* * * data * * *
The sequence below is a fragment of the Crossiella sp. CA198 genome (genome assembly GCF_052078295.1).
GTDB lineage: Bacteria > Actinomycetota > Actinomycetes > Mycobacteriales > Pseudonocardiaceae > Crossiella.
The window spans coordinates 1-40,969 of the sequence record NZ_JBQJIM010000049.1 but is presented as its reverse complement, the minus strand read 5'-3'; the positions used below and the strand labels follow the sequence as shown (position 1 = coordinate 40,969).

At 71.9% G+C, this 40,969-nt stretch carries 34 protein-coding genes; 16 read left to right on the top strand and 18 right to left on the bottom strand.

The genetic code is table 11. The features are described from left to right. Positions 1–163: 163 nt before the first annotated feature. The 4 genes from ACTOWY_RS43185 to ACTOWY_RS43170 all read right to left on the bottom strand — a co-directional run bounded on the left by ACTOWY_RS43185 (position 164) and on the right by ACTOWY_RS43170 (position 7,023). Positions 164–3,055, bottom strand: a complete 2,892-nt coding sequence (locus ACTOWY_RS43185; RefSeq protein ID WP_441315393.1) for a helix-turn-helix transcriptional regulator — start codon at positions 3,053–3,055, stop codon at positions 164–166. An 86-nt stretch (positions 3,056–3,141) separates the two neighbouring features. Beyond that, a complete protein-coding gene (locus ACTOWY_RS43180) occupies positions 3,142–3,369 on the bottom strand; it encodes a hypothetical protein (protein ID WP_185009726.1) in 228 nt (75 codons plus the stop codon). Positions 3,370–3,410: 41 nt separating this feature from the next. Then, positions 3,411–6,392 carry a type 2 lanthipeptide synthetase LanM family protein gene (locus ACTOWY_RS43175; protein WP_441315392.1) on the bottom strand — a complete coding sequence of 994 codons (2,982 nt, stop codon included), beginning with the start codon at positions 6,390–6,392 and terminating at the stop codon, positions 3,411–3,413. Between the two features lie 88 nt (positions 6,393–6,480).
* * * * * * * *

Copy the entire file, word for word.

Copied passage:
The sequence below is a fragment of the Crossiella sp. CA198 genome (genome assembly GCF_052078295.1).
GTDB lineage: Bacteria > Actinomycetota > Actinomycetes > Mycobacteriales > Pseudonocardiaceae > Crossiella.
The window spans coordinates 1-40,969 of the sequence record NZ_JBQJIM010000049.1 but is presented as its reverse complement, the minus strand read 5'-3'; the positions used below and the strand labels follow the sequence as shown (position 1 = coordinate 40,969).

At 71.9% G+C, this 40,969-nt stretch carries 34 protein-coding genes; 16 read left to right on the top strand and 18 right to left on the bottom strand.

The genetic code is table 11. The features are described from left to right. Positions 1–163: 163 nt before the first annotated feature. The 4 genes from ACTOWY_RS43185 to ACTOWY_RS43170 all read right to left on the bottom strand — a co-directional run bounded on the left by ACTOWY_RS43185 (position 164) and on the right by ACTOWY_RS43170 (position 7,023). Positions 164–3,055, bottom strand: a complete 2,892-nt coding sequence (locus ACTOWY_RS43185; RefSeq protein ID WP_441315393.1) for a helix-turn-helix transcriptional regulator — start codon at positions 3,053–3,055, stop codon at positions 164–166. An 86-nt stretch (positions 3,056–3,141) separates the two neighbouring features. Beyond that, a complete protein-coding gene (locus ACTOWY_RS43180) occupies positions 3,142–3,369 on the bottom strand; it encodes a hypothetical protein (protein ID WP_185009726.1) in 228 nt (75 codons plus the stop codon). Positions 3,370–3,410: 41 nt separating this feature from the next. Then, positions 3,411–6,392 carry a type 2 lanthipeptide synthetase LanM family protein gene (locus ACTOWY_RS43175; protein WP_441315392.1) on the bottom strand — a complete coding sequence of 994 codons (2,982 nt, stop codon included), beginning with the start codon at positions 6,390–6,392 and terminating at the stop codon, positions 3,411–3,413. Between the two features lie 88 nt (positions 6,393–6,480).